Cannes is quaint and glamorous and buzzing and serene, depending on when and where you go. It hosts so many events like the Cannes Film Festival, the advertising conference Cannes Lions and the television conference MIP so it can fill up with foreigners but the French Riviera seems to relax people into such a good mood that you don’t even mind the crowds. You can dismiss it as being only for red carpets, billionaires on yachts and pretentious holidaymakers who want to shop and be seen… but after having spent a lot of time in this little seaside town I think this appraisal is completely wrong. I found a little French town that has heart and humble eateries and quiet corners that will transport the romantic or the cinephile into a scene from another era. There are many towns along the Mediterranean coast that have lost all charm and only cater to tourists, where no local can afford to live there anymore so it feels like a ghost town. But in Cannes I found there is still a community of locals and an atmosphere of French life that pervades irrespective of the day-trippers. You can still find old gentlemen playing boules or petanque near the old port and in the Place de l’Étang. You can lick a lavender gelato as you wander down the Croissette and find two locals playing chess or a man in vintage attire sitting in one of the many chairs that line the shore, his dog by his side, a cigar and a newspaper in his hands and a delightful disregard for the Ferraris and stilettos that glide by him.
Marché Forville Food Market
5-11 Rue du Marché Forville
Start with this wonderful undercover food market. Every time I go here I find very few tourists and I always wonder why. I guess it’s not in an open square or on the main promenade. Cheeses, pastries, fruit, breads, chocolates, flowers. Even if you’re staying in a hotel and can’t cook at home, there are enough readymade tasty sweet and savoury snacks that you can buy takeaway and then you’re only two minutes from the water where you can find a bench with a view to have a little picnic.
16, Rue Bivouac Napoleon
I love love love this place and it’s my first stop for lunch when I’m working or rushing around in between meetings but want lunch that is delicious and healthy and fresh. They have a few little tables on the street or you can get your lunch to takeaway. Their baguettes are made fresh with mozzarella, basil, tomato or any filling that you prefer. They also have quinoa and vegetables and fresh fruit and vegetable juices. The prices are reasonable, the staff are always jovial no matter how long the line is out the door and it’s right in the centre, just off the Croissette.
Hire a Bike
YouRent Cannes, 22 Quai Saint-Pierre
Cannes is so flat that it is easy to ride around arguably the coolest and fastest way to travel around quickly in the heat of summer. Taxis can be expensive and can sit on the Croissette in traffic forever. A car is difficult to park. With a bike, I would zip from my boat over to the market and then up to a stretch of beach where I was completely alone for a picnic on the shore. The wide promenades make it easy for families or even the most inept cyclist to feel safe and relaxed pedalling around at a slower pace and admiring the view. Be sure to ask the guys at this rental shop for a bike with a basket so you can carry supplies home from the market.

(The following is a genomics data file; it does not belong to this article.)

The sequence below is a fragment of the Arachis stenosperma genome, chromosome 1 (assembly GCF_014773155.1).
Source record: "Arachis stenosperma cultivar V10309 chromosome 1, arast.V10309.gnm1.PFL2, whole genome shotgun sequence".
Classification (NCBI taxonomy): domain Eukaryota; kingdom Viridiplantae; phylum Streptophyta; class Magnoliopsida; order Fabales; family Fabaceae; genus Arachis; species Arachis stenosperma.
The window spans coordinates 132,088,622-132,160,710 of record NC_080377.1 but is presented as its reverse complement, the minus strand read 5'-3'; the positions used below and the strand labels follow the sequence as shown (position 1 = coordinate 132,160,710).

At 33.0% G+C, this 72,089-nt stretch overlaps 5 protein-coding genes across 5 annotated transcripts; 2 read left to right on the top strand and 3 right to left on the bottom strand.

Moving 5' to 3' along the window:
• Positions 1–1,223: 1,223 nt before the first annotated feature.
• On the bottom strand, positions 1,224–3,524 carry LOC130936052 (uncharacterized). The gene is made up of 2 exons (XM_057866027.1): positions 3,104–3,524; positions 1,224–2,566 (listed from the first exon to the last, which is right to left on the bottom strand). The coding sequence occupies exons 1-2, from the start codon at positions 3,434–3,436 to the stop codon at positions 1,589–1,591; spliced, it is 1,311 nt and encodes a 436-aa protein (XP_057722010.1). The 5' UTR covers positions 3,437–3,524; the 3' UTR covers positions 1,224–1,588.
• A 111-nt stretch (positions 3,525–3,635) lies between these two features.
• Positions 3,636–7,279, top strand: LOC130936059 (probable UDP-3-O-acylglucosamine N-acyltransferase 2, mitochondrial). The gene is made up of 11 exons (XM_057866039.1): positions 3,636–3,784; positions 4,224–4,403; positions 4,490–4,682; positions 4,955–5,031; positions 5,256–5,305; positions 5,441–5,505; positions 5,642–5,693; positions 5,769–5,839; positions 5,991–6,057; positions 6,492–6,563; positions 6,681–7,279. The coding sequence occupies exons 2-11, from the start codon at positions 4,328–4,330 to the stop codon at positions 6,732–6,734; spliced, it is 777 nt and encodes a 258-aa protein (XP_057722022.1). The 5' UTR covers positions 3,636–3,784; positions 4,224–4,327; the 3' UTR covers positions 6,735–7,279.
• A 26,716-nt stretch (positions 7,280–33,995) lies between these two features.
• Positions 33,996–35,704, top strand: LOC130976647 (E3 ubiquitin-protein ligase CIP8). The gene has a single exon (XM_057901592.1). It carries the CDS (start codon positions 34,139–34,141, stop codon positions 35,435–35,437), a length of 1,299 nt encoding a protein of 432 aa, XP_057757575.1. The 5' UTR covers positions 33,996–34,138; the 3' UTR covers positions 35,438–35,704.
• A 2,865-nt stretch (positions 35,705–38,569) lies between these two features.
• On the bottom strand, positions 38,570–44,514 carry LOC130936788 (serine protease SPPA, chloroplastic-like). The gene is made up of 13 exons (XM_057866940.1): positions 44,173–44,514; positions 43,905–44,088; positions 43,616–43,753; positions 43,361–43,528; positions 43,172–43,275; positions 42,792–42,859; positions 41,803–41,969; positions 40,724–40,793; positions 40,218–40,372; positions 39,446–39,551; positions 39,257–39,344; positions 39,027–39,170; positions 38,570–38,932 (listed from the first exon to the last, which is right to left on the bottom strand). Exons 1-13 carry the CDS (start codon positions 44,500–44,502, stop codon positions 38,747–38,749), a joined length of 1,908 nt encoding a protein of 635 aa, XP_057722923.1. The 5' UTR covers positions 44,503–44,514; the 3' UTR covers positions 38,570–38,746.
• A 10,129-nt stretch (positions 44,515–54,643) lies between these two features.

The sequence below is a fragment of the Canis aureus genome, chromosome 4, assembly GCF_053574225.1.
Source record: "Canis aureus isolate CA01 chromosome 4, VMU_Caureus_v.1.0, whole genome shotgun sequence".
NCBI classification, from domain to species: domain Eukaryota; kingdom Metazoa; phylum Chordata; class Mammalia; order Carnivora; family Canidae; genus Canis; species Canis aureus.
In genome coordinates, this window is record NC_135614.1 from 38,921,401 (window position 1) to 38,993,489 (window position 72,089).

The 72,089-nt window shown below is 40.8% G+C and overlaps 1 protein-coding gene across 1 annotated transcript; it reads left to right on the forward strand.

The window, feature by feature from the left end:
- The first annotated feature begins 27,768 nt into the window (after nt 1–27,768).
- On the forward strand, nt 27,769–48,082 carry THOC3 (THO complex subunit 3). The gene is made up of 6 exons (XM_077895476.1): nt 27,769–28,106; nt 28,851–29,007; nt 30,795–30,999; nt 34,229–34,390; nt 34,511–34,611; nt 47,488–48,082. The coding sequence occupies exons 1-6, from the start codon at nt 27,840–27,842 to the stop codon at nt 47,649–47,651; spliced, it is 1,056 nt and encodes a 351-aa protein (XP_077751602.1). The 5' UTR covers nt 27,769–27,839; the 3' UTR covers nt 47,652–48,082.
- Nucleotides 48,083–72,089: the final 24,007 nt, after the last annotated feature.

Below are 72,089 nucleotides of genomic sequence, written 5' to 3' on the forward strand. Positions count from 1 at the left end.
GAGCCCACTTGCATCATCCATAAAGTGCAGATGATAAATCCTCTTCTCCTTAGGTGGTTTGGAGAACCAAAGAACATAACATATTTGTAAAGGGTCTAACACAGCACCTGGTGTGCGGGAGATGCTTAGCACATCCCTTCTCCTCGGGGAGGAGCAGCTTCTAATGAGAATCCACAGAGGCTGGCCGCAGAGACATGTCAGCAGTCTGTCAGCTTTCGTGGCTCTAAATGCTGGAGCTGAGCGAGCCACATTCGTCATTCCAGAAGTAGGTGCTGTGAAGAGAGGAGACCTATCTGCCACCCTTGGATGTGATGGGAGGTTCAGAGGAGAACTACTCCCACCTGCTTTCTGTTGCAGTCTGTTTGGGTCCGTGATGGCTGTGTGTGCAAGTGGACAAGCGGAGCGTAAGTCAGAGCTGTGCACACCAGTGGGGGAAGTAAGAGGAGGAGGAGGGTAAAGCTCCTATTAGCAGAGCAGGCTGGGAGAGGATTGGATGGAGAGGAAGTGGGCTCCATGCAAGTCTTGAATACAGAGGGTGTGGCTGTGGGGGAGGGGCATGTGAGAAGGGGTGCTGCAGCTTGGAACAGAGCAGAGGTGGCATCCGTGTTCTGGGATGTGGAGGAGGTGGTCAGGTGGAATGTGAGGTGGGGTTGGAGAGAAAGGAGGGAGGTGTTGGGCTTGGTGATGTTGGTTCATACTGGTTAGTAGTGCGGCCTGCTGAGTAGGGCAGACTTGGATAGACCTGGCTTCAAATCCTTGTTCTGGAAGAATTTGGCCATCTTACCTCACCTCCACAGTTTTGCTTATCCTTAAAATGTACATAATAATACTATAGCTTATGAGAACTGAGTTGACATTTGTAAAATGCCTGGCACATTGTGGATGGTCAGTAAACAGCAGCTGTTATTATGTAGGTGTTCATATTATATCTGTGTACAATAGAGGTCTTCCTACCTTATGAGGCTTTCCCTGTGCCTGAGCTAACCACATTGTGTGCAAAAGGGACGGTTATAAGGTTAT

The Intercontinental Carlton
My first impression of Cannes and the French Riviera was as a little girl watching Cary Grant and Grace Kelly in the classic film To Catch A Thief. The Carlton hotel features in this romantic story and I’d thought that perhaps it would ruin my fantasy seeing it in real life. On the contrary. Sure, there are lots of pretentious networking Hollywood types in meetings out on the terrace and there’s a photographer at the entrance ready to snap celebrity guests as they come out of the lobby. But the essence of this historic hotel is still magical for me. You may not be able to afford to stay as a guest but I think it’s worth spoiling yourself with a coffee or a cocktail just for the experience.
1 Square Mérimée
This is where I love to come in the morning and order a buttery croissant and an espresso (or three) while sitting at a little table out on the street people-watching. The chairs are a bit gaudy and the cafe itself is nothing special but the location and the quality of the pastries is perfect. This place is always busy and in the thick of it so you’re guaranteed lots of interesting little vignettes to watch if you’re having breakfast alone.
11 Rue des États-Unis
This hair salon does an amazing blow dry and is full of stylish local gossiping ladies. They have a lot of staff so you can usually get an appointment quite last minute but if I ever have to wait, there’s a super cute little cafe just across the road.
Where to Stay
You’re probably best renting an apartment and there are plenty of companies that provide self-contained homes or locals who vacate their apartment during peak seasons. I find Le Suquet, the old town, is a safe bet. It’s full of little gelato-coloured apartments with shuttered windows and it’s the perfect base so you can walk to dinner, to the beach and into the more modern part of town if you want to shop.